September 11, 2017

As industry burgeons, home care leaders call for oversight that protects patients, workers

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An aging baby boomer population and increased life expectancy are blowing up demand for home care services.

Home health care providers are more in demand than ever, as the population ages and health care policy makers encouraging home-based care whenever possible.

It's not just that the baby boomer population of about 76 million Americans is getting older; people are also living longer. According to the U.S. Centers for Disease Control and Prevention, those born in 2015 will live, on average, to age 78.8, up from 73.8 a generation ago. The number varies slightly according to race and gender.

Meanwhile, the increasingly important home care industry remains largely unregulated in Massachusetts. Where federal requirements call for home health aides to have a minimum of 16 clinical hours and 75 hours of training, Massachusetts does not require its Medicare-certified home health care agencies to have more than those minimum standards.

Increasing oversight

Where the general goal of better quality care benchmarks is supported, part of proposed legislation to create more oversight concerns local providers and industry advocates.

James Fuccione, senior director at the Massachusetts Healthy Aging Collaborative, noted that the Baker Administration and the Massachusetts Department of Public Health (DPH) are working on regulations for home health services that relate to medical in-home services.

Fuccione added that recently, there have been legislative efforts to address other more supportive and non-medical types of care in the home.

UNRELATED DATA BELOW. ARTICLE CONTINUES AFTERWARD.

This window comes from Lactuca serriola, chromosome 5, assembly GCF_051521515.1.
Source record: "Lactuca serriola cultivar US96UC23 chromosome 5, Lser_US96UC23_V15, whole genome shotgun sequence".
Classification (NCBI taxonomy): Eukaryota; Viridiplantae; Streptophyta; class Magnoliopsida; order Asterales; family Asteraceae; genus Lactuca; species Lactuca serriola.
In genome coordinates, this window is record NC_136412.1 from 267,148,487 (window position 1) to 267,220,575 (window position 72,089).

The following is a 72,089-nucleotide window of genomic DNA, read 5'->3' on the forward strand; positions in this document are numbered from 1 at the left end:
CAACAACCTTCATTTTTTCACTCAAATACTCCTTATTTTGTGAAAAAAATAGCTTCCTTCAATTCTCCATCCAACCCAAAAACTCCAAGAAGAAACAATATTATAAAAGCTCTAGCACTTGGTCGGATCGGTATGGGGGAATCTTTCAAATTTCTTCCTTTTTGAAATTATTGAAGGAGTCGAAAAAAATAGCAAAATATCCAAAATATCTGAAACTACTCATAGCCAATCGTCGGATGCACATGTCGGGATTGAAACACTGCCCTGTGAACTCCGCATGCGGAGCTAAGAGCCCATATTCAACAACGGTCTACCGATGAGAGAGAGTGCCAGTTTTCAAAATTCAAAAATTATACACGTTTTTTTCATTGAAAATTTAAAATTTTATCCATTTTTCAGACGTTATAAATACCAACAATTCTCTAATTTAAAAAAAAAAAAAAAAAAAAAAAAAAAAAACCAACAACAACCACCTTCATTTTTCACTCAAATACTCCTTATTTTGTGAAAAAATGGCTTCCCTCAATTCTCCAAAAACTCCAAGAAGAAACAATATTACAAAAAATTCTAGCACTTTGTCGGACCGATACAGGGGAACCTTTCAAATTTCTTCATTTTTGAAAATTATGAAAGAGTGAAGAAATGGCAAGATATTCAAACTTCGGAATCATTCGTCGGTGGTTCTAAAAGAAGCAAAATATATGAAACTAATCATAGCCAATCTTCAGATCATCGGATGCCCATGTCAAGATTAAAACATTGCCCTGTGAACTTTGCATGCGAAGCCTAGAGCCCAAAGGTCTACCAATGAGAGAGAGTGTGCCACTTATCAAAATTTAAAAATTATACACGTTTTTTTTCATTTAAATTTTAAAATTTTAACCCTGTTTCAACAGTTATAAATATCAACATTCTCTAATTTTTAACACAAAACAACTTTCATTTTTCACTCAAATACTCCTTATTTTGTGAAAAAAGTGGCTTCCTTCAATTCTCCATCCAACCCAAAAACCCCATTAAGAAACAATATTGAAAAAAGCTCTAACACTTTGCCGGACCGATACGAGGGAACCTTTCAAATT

"We hope the finished product from the legislature can be a policy that benefits the caregiver, the person receiving services, and the employers in their attempt to recruit and retain workers," Fuccione said in an email.

Rep. Daniel Cullinane, D-Boston, introduced House Bill 341, a law that would strengthen home care regulations in Massachusetts, in a Joint Elder Affairs Committee hearing in July. The legislation proposes a mandatory service license process to be set up by the DPH and the Executive Office of Elder Affairs. Home health agencies must specify services, service area, and follow an ongoing quality assurance program.

It also calls for a home care worker registry that includes workers' personal information, such as full name, current home address, gender and date of birth, along with their job title, employer name and list of completed training and certification programs.

Home sweet home

Advocates of home-based care say there are many reasons staying home makes sense for seniors and those with chronic illnesses. It's less expensive, and it offers a sense of independence that a hospital doesn't. Home care keeps families and spouses together, and presents less of a risk of infection than hospitals would, proponents say.

"We have documented best practices that show people thrive if they can stay in their home," said Elaine Fluet, president and CEO of GVNA Health Care of Gardner, a 30-year veteran of the industry. GVNA, a nonprofit organization, has a daily census of 120 patients, 90 percent of whom are over 65.

"Many people in their 90s, they want to stay home. They need a little support. It's how they should spend their time and they do very well," Fluet said.

Fluet and David Price, owner of home health care agency BrightStar Care of Milford, support the notion of tougher, more streamlined regulation.

"We compete with other ... companies that don't check workers' backgrounds or immunization records," Price said. "We'd rather see licensure that puts everybody on same playing field," and is better for clients' care overall.